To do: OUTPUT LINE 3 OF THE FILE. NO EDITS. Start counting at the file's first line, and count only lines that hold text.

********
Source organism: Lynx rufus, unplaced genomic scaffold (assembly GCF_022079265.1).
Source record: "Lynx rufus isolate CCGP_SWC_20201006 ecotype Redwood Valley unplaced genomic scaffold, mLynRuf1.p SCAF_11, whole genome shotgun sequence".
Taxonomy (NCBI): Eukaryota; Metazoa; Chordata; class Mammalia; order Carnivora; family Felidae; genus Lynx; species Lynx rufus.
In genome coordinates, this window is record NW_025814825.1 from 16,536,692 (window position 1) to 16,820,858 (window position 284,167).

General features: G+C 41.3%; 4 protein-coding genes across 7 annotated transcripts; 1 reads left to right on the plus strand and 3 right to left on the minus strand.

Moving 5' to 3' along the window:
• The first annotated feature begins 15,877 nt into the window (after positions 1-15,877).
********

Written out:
Taxonomy (NCBI): Eukaryota; Metazoa; Chordata; class Mammalia; order Carnivora; family Felidae; genus Lynx; species Lynx rufus.